Restaurant owners call NYPD after a fight in the location and end up ...

On Saturday, November 21st 2015, NYPD officers of the 72nd Precinct in Sunset Park Brooklyn assaulted and falsely arrested business owners who called them for help, all caught on surveillance camera. An hour later, same officers returned to the scene, but this time to erase video from the surveillance camera equipment. Eventually, data recovery was used to retrieve video that the officers erased.

Posted by El Grito De Sunset Park on Tuesday, November 24, 2015

Internal police investigators are looking into the arrest of a Sunset Park teen seen on video being roughed up by cops inside the Ecuadorian restaurant his parents own. The owners of El Tesoro Ecuatoriano on Fifth Avenue called 911 when a fight broke out inside on Saturday night during a screening of the Miguel Cotto-Canelo Alvarez boxing match. Officers responded at about 9:55 p.m. and cuffed two men allegedly involved in the brawl that smashed up a TV and lamp, according to co-owner Olga Cuzco.

In the process of apprehending one man, surveillance video appears to show one officer kicking a suspect repeatedly as he is prone on the ground in front of the restaurant (the suspect is out of the frame, but the officer can be seen rearing his leg back repeatedly). Around the fifth kick, the video shows the owners' son, Kevin Cuzco, 18, come outside and lean over the officer. Cuzco told the Daily News he was telling the cop that the kicking was unnecessary.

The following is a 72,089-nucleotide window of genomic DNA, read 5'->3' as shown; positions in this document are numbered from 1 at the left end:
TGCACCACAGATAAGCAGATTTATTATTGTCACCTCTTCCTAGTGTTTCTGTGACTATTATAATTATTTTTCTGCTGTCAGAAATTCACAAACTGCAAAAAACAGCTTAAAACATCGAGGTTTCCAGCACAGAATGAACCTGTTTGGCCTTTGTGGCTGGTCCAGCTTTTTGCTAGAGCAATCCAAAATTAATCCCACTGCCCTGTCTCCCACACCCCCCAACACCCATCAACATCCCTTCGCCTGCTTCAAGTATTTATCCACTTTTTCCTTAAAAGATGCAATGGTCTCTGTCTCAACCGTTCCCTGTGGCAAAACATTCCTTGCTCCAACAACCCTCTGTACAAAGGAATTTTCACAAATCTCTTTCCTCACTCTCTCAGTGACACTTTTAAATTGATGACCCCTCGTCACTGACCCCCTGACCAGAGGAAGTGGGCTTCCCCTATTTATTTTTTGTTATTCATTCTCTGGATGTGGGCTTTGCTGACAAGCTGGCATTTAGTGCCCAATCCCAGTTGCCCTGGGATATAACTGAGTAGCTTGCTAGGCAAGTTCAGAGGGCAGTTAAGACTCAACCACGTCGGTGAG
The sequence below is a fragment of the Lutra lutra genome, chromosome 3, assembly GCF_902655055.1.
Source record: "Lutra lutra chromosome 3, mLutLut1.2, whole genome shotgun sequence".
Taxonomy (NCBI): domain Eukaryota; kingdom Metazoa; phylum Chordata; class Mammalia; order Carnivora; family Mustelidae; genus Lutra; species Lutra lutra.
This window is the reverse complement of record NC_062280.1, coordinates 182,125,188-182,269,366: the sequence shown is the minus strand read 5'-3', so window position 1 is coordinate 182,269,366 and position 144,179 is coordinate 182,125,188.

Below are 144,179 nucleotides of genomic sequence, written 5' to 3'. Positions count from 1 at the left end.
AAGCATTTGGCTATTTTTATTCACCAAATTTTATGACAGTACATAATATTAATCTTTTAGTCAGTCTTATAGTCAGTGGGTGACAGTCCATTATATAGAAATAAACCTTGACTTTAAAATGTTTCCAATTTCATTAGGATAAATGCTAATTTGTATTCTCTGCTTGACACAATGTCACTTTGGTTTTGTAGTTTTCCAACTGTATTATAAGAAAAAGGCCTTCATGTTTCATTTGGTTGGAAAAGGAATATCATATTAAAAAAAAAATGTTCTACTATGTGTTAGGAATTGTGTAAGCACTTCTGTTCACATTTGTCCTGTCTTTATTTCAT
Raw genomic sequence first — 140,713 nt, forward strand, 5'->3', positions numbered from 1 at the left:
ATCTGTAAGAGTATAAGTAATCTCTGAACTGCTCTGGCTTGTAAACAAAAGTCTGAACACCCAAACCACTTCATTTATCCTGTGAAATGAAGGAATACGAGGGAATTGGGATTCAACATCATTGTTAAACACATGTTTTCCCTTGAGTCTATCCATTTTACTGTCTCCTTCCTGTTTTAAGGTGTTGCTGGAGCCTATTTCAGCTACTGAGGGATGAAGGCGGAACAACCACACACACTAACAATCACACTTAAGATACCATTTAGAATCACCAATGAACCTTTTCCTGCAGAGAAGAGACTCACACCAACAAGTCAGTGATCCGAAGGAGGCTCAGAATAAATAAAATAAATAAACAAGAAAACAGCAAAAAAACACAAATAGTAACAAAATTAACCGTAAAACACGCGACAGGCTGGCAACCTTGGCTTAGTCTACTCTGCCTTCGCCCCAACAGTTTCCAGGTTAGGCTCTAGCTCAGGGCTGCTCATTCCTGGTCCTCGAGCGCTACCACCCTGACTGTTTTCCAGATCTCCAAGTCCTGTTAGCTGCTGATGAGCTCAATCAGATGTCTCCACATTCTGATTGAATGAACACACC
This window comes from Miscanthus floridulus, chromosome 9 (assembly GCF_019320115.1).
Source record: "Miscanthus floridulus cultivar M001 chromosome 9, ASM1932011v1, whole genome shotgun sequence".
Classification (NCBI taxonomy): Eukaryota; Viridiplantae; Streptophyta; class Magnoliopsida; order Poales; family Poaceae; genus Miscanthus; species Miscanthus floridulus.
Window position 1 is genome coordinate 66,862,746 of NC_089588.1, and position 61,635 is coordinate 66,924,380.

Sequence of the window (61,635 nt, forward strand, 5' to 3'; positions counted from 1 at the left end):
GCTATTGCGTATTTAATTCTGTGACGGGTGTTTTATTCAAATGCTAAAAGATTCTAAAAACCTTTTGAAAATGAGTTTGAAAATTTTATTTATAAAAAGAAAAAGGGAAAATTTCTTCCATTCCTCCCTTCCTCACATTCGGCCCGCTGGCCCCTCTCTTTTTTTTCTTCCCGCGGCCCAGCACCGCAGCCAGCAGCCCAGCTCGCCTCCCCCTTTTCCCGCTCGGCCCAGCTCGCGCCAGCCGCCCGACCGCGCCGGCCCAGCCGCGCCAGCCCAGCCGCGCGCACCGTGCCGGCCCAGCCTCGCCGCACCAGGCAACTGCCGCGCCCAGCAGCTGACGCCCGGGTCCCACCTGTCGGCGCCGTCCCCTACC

Then a plainclothes officer in a grey hoodie turns his attention to Cuzco. The two exchange words and puff their chests, and the cop shoves Cuzco, beginning a scuffle that continues as Cuzco backs into the restaurant and a bystander tries to separate him from the five officers in pursuit. In the back of the restaurant, video shows two officers tackle Cuzco to the ground, knocking over a third. Cuzco lands head first.

As the plainclothes cops pile on Cuzco, a cook identified by the NYPD as Elmer Ajic rushes out of the kitchen and kicks one in the backside, and he too is forcefully subdued. Cuzco required five staples to close his head wound, according to the News, and he told the tabloid police overreacted to his criticism.

"I felt like, he shouldn't have put hands on me, I didn't put my hands on him," Cuzco said of the cop who pushed him, adding, "I have the right to speak out. I have the right to talk."

Later, Olga Cuzco told ABC7 , "One of the cops said that, 'Next time, don't call the police. Just close the doors and kill yourselves inside, but don't call the police.'"

Police charged Cuzco and Ajic with obstructing an arrest, and prosecutors granted both conditional dismissals, meaning their records will be cleared if they stay out of trouble for six months. The police account of their actions is contradicted in large part by the video. Officer Skerdila Rrakulli told prosecutors that Cuzco and Ajic together grabbed Rrakulli's arms and body in an effort to keep him from arresting Angel Perez, one of the fight suspects. It's not clear from the video what level of contact Cuzco made with the officers arresting the fight suspect, but Ajic is clearly inside the restaurant at this point.